Typical structural systems
Typical structural systems
Wood products are suited to almost all new-build and renovation construction. Wood structures can be used in different applications in buildings, be they tall tower blocks, large halls or bridges. In addition to structures, common uses for wood products are windows and doors, interior decoration and furniture. Building standards regulating the use of wood vary from country to country.
There are many industrial alternatives for the construction of wooden buildings, from which the optimal solution for a specific case can be chosen. Common to them are highly developed industrial prefabrication and fast construction. A wooden building can be built in half the time required for traditional construction.
In wooden buildings, the most commonly used frame system is a storey-based system based on load-bearing walls. The load-bearing walls can be built with large pole-structured elements or elements made of solid wood. With wooden intermediate floor structures, spans of up to seven metres can be achieved. Load-bearing lines are usually the external walls of the building and some of its partition walls, normally the walls between apartments. The floors and some of the walls serve as structures boosting the house’s rigidity.
A pole-frame element is the most common way to make a wood-framed building. In tall buildings, the wall frame is made of standard-dimensioned glued laminated timber. This can be used to construct buildings of more than four storeys. The load-bearing and non-load-bearing walls are structurally identical. The intermediate floor structures can be freely selected. It may be, for example, a beam floor, box slab or ribbed slab. Long spans are possible by increasing the height of the load-bearing structure. Spans can also be increased with a composite concrete and wood structure or so-called hybrid structure. Experience of pole-framed structures is very long. With a pole structure, excellent energy efficiency and air-tightness can be achieved, right up to the level of a passive house. The technology is flexible for different needs. Structural solutions and types can be optimised according to the application. Wood structures also work together with concrete structures. Together with other materials, hybrid structures are further diversifying the possibilities for the use of the structure. With engineering wood products, the sagging of structures is slight. The high degree of prefabrication of the elements guarantees fast erection. A house can be erected at a rate of one storey per week. Installation on the building site can be done protected from the weather.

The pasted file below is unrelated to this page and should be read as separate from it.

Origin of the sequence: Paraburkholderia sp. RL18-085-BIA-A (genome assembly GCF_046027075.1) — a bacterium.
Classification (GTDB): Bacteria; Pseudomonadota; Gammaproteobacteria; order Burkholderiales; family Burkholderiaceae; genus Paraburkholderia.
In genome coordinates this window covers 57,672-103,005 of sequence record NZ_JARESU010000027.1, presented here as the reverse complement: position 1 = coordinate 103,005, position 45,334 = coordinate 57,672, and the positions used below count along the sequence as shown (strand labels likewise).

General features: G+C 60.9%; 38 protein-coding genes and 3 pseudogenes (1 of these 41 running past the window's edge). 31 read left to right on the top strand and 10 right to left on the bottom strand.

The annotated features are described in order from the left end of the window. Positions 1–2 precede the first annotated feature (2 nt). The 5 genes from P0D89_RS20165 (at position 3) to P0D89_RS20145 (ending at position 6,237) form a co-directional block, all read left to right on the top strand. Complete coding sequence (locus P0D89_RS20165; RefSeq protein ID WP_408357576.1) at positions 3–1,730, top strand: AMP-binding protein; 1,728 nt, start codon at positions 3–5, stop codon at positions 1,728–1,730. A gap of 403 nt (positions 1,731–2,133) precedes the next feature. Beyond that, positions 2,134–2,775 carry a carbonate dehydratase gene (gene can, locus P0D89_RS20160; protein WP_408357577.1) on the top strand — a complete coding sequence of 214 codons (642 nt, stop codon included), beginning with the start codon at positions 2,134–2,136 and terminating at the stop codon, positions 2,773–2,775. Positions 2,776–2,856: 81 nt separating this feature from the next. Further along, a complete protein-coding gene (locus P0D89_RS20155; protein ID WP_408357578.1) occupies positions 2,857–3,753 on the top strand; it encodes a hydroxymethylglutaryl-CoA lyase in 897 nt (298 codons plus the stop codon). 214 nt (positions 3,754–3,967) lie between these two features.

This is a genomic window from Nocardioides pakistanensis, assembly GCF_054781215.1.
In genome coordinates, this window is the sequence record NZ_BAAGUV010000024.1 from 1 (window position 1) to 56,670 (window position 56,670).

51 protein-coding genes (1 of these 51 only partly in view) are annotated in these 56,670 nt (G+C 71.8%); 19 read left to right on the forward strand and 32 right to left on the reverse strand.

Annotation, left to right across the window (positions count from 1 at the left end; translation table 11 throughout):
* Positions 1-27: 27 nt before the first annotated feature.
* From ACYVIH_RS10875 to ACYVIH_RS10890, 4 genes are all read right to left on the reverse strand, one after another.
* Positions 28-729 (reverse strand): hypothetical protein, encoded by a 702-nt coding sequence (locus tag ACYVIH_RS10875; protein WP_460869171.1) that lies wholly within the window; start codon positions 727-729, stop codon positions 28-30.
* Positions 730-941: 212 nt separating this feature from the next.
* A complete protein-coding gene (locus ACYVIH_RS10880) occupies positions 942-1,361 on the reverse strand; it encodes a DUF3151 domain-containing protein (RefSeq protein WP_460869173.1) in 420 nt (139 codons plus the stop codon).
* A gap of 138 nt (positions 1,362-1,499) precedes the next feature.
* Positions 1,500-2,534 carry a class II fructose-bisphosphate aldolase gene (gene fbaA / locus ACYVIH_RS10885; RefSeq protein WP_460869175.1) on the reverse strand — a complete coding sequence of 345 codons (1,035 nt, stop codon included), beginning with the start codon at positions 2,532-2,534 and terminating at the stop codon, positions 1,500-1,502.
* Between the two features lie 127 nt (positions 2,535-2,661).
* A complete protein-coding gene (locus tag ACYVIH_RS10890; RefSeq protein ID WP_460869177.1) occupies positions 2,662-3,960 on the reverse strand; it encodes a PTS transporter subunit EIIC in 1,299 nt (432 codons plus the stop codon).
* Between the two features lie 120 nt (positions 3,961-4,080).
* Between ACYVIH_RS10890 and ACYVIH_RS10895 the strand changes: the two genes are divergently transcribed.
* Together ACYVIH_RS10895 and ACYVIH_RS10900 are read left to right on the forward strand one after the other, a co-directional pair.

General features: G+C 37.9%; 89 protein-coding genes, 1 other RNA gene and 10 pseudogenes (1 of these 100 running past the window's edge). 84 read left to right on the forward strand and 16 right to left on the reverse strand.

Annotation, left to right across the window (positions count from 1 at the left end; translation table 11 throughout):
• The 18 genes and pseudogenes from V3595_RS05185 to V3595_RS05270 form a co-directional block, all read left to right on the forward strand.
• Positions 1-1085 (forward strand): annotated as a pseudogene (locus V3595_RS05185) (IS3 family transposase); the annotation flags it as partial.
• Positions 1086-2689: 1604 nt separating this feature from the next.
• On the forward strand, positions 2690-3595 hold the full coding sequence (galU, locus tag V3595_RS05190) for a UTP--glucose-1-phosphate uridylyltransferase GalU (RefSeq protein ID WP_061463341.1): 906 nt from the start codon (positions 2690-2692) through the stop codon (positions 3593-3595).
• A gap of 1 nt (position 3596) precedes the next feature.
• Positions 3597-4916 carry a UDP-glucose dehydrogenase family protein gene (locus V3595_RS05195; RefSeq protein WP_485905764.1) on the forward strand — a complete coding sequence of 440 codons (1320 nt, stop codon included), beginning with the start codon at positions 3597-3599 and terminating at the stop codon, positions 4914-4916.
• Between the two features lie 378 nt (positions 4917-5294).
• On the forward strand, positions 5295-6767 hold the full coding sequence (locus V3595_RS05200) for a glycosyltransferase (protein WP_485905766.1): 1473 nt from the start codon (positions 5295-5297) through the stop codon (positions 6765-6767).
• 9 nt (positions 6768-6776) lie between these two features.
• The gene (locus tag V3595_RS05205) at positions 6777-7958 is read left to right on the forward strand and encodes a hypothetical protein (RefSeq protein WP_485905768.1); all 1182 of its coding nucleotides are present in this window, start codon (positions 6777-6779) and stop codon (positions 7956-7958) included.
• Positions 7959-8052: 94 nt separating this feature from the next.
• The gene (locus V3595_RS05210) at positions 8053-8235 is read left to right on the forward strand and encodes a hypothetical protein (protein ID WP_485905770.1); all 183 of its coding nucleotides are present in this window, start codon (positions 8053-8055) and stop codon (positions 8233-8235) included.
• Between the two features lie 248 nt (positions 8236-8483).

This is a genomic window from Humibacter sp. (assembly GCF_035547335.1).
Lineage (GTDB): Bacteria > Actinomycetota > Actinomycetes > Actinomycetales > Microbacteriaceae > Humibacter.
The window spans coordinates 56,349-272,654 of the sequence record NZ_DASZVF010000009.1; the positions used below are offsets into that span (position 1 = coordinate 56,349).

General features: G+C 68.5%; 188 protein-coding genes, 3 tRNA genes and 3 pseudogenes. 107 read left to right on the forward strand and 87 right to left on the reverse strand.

The load-bearing walls can be built with CLT solid wood boards, in which the layers of wood are glued crosswise (CLT: cross laminated timber). The board acts as both a method of building wooden apartment blocks and as a stiffening structure in walls and floors. Openings and joints are made on the boards at the factory using precise computer-controlled milling technology. The maximum size of a CLT board is 3 x 16 metres and it is available in many different strengths. The use of CLT board enables the flexible opening of walls, intermediate floors and cantilevered structures. The capacity of the board is sufficient for buildings of up to 12 storeys. Elements are delivered in the desired degree of readiness, including insulation, surface materials, windows and doors. Delivery may also include installation. CLT is common construction technology in Germany and Austria, for example. In German-speaking countries, the technology goes by the name of KLH (Kross Laminate Holz).
The types of log used in log buildings are:
- Round log: a round-sided log formed manually or mechanically. The diameter of an industrial round log is the same from base to tip.
- Squared log: a log formed with flat sides. Can also be cut traditionally by hand using a cant saw.
- Deadwood log: log made of dried-out pine
- Laminated log: a wood product made by gluing together several layers of wood
Round log is mainly used in holiday cottages, storage buildings and barns. Round logs are built into corners using a method by which the log crosses the log on the transecting wall and protrudes out from the corner by some distance.
Laminated logs are made by glueing together several layers of wood and planing the log into the desired profile. Benefits of this structure include homogeneous properties and, in some types of log, also very little sagging or settling.
Squared log represents traditional labour-intensive construction. It is normally used in buildings that need to be tight, such as residential and holiday dwellings, granaries, saunas, etc. A squared-log building is more even along its walls than a round-log one, so it is easier to attach cupboards to the walls, for example. The overlapping corner sections of squared logs are also usually shorter than those for round logs, which saves on timber. Short corner sections are, for example, of the dovetail and locking type.
In Finland, logs are usually made of pine.